How to clean your tin toys - simple practical tips

Image of How to clean your tin toys - simple practical tips

Do you own an old metal or antique tin toy or would like to add vintage tin toys to your home or personal collection? If so then you may be wondering about how to best maintain or restore your once gleaming acquisitions. Not sure? Well, let us give you some experienced practical tips to ensure you get the best from your antique metal toy collection. Let's get started.

How to clean your vintage tin toys to sell or display 

So you have acquired an old tin toy, whether that be a hand-painted one or a lithographically printed one. You may be wanting to sell it, or display it for your own collection. But it is filthy. So how do you clean it without causing damage? Let’s see if we can help. These items are covered in this guide:

  • Important basics about cleaning tin toys
  • What to avoid when cleaning vintage tin toys 
  • What you will need to have ready for the cleaning process
  • Tips, Tricks and Techniques for cleaning your tin antique toys
Caring for your old tin toy? 

The value of a tin toy is in its paint! If you have a toy without all original paintwork it is of little value. Similarly, a toy that has been touched up by an amateur restorer is diminished in value. Your task in cleaning your item is to do so in ways that remove dirt gently without removing any of the precious paintwork. Colours fade so this is an important step in restoring your acquisition to its former glory.

Please resist the temptation to touch up the paint (or rather any missing paint spots)!

What to avoid when cleaning metal toys? 

Being anything other than gentle with your toy can be disastrous. Try to steer clear of these:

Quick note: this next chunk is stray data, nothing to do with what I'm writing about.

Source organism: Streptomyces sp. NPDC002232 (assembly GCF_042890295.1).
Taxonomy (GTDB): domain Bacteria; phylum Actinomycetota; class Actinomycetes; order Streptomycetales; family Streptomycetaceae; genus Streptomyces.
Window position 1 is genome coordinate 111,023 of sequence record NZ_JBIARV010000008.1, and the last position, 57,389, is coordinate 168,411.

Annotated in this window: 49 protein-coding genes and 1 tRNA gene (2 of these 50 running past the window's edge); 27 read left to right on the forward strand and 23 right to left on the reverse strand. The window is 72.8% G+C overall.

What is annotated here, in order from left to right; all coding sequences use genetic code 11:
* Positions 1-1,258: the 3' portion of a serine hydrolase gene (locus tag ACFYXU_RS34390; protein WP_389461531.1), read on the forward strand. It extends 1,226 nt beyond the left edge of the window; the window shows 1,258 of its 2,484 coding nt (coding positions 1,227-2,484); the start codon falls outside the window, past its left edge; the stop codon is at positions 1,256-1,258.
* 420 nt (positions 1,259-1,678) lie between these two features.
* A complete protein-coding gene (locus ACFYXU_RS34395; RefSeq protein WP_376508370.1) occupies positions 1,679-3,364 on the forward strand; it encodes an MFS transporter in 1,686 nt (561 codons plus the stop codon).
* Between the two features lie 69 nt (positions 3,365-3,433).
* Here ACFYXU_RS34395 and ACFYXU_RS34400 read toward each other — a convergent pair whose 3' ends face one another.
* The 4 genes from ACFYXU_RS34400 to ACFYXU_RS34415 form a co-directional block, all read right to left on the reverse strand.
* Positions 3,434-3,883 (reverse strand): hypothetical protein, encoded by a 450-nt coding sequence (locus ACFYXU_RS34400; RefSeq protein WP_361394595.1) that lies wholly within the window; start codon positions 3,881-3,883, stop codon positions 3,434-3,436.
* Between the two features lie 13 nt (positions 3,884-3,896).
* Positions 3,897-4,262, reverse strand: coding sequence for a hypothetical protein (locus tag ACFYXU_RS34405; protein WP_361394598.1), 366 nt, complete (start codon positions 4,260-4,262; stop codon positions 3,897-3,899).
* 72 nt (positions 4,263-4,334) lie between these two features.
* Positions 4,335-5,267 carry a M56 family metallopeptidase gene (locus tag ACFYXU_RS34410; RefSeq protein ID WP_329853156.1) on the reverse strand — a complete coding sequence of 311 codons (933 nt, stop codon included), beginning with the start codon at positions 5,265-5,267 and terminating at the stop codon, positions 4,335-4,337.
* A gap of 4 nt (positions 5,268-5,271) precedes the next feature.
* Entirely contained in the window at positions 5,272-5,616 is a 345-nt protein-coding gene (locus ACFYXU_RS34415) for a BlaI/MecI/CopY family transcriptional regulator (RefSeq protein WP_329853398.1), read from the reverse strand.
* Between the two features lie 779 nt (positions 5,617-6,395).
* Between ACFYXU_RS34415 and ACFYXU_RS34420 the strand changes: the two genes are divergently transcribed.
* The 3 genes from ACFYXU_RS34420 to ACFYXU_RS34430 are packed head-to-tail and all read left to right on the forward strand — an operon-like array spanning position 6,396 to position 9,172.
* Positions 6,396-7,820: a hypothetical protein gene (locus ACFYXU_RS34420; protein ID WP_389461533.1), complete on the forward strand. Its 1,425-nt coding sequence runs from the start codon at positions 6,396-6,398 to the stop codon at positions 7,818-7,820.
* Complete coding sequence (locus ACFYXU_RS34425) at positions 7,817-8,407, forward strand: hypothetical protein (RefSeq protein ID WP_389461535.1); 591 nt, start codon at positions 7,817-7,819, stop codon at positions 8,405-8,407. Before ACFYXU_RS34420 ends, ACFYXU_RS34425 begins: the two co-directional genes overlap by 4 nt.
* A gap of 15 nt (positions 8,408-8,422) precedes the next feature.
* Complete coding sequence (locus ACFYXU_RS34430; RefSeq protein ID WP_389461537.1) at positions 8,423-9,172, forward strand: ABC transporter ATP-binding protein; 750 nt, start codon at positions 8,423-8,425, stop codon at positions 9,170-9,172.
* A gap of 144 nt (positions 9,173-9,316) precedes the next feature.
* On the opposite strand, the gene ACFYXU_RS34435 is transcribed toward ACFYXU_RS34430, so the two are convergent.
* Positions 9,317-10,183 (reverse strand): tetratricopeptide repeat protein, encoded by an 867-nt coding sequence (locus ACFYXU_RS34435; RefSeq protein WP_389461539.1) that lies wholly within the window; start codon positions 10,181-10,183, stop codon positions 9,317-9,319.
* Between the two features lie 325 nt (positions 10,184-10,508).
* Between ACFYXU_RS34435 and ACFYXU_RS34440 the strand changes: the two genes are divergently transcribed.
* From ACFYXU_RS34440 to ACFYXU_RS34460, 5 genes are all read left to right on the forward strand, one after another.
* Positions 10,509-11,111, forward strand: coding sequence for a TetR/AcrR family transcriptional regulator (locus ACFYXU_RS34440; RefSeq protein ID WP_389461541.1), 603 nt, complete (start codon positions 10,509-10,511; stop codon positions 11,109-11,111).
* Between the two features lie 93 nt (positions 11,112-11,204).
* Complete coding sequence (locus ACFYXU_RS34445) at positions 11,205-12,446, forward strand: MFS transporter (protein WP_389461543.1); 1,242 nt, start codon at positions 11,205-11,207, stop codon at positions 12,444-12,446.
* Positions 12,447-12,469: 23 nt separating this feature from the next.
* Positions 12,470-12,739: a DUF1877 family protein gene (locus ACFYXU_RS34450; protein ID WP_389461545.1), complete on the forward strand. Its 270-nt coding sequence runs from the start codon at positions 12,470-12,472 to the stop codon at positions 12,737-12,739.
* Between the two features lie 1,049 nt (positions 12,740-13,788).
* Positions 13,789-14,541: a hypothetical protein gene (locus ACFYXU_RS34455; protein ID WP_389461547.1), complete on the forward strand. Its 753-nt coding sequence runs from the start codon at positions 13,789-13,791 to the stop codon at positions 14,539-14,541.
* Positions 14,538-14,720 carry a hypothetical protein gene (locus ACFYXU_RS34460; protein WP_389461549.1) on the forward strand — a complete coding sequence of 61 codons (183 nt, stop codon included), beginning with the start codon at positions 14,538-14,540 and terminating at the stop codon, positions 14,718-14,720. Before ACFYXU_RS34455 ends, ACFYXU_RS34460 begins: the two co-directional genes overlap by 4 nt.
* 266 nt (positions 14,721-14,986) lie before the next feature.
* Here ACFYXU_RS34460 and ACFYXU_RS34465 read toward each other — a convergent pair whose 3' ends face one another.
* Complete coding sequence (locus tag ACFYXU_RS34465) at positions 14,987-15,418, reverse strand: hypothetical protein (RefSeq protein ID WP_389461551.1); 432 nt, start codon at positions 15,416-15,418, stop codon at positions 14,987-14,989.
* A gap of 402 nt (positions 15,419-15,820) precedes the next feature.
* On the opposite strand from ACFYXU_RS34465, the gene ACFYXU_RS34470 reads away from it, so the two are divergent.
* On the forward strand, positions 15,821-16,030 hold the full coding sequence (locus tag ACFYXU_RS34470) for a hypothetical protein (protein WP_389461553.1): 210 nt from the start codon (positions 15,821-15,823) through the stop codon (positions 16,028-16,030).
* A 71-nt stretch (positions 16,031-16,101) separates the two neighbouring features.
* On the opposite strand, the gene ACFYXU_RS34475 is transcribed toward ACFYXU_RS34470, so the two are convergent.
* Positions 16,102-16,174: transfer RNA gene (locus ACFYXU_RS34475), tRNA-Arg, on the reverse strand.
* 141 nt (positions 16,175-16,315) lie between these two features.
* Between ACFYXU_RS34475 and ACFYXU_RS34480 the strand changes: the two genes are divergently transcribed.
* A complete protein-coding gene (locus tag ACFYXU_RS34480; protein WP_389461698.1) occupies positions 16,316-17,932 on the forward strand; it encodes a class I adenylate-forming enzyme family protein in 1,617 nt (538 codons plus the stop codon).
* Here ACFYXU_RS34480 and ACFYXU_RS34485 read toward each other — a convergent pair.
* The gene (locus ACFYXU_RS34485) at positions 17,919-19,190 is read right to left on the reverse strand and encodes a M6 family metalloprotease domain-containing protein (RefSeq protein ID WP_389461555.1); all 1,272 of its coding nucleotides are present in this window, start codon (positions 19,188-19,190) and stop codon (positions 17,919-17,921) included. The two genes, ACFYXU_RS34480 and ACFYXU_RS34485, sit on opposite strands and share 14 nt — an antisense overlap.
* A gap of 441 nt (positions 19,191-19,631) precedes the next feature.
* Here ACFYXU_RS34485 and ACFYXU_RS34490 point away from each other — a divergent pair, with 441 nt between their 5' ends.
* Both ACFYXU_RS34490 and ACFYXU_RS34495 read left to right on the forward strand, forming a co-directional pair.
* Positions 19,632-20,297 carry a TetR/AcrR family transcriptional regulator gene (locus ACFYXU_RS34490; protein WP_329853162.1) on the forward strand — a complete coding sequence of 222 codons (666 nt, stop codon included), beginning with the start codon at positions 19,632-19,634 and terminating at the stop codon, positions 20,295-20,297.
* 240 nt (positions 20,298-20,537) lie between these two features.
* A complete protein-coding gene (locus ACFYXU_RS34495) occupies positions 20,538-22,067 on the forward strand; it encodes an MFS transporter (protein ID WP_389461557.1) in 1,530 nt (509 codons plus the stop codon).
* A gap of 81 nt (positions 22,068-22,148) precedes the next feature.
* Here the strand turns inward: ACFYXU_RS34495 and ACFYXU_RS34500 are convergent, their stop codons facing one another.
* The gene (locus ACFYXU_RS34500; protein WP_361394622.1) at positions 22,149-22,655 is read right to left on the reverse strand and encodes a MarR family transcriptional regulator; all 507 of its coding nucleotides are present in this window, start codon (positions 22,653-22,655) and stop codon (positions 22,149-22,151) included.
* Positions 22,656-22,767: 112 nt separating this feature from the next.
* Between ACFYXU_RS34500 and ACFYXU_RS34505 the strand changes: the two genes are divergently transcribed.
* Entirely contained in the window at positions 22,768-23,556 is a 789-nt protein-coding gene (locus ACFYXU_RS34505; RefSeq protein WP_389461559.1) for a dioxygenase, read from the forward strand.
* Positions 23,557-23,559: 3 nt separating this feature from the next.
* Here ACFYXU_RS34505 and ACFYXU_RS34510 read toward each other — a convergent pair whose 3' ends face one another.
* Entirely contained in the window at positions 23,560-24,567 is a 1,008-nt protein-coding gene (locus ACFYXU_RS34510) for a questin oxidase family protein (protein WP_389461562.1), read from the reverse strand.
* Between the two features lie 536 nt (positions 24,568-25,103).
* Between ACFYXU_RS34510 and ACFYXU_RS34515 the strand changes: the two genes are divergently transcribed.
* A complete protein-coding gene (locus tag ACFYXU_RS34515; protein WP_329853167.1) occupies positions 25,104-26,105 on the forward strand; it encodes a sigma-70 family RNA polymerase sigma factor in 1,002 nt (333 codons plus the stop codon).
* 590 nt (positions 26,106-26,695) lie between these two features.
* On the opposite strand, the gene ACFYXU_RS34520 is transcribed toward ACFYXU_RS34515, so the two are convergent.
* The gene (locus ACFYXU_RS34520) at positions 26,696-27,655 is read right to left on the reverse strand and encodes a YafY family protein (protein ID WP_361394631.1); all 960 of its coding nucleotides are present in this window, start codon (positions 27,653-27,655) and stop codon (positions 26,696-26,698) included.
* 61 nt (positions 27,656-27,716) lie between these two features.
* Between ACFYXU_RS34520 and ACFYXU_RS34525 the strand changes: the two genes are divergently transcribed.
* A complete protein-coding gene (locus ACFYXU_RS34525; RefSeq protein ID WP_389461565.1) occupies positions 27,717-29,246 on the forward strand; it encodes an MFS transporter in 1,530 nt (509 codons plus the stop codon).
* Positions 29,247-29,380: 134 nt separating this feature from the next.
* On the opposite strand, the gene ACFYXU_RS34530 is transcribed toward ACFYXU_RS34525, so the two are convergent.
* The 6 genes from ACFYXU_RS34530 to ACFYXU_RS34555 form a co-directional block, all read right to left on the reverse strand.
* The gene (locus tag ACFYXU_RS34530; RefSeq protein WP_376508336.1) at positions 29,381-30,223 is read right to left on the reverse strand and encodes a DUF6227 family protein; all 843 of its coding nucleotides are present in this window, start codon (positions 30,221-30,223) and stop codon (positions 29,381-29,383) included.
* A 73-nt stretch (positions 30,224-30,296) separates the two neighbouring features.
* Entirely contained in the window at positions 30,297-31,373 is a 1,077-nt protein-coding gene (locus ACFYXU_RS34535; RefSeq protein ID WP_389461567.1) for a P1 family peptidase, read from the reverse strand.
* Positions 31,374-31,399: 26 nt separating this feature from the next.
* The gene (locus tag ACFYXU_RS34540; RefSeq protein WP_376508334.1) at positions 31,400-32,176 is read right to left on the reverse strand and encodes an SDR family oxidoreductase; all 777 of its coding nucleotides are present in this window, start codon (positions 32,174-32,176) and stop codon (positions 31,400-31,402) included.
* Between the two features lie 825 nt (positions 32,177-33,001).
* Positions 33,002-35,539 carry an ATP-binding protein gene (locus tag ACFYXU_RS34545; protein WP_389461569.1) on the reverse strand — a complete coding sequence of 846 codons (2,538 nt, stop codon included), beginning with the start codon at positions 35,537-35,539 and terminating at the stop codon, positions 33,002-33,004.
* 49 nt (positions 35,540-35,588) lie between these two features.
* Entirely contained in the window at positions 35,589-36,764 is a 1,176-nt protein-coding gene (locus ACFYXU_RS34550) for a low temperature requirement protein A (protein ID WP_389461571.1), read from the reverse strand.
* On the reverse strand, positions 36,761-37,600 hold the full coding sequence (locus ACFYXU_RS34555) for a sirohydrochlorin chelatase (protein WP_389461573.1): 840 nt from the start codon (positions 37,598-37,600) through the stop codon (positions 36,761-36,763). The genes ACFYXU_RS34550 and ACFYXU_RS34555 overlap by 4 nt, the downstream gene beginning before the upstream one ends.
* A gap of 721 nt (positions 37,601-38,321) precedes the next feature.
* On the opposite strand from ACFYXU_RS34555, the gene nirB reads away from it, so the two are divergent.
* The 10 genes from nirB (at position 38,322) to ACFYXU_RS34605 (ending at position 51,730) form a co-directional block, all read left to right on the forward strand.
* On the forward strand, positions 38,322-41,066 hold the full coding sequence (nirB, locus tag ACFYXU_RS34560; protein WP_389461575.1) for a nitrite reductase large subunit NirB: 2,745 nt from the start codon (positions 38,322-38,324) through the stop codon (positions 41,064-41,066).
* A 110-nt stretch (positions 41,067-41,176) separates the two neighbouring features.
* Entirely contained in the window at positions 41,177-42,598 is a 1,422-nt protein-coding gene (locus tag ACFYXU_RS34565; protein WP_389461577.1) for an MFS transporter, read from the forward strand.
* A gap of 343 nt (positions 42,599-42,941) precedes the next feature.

• Complete immersion in water. This may lead to rust issues or for later toys, any applied decals floating off!
  • Air drying. Try not to 'leave your toy to drain’. If you need to get it at all wet then it needs to be dried immediately to prevent or reduce the risk of rust and the lifting of paintwork. A hairdryer on a LOW setting can help dry out moisture.
  • Harsh chemicals. Always test what you are cleaning in an inconspicuous area of the toy. Remember that quite often the toy was made before the cleaners that you are using were invented. Modern cleaning substances may not work well with old paint!
  • Use soft tools. Scouring pads and stiff sponges can scratch and damage the paintwork.
  • Be gentle in what you do and use a light touch - vigorous rubbing can damage the paintwork. Allow yourself sufficient time to do the cleaning and enjoy the process.
What you will need in the cleaning process 

A list of items that will be useful to have around:

  • Soft paintbrush
  • soft sponge
  • Dishwasher liquid
  • WD40
  • Lint-free drying cloths
  • Q Tips
  • Linseed oil
  • Toothpicks
  • Hairdryer
  • Clean hand towels
  • White Vinegar
  • #0000 gauge wire wool.
  • Mineral oil

Our tips, tricks and techniques for restoring old metal toys

General Cleaning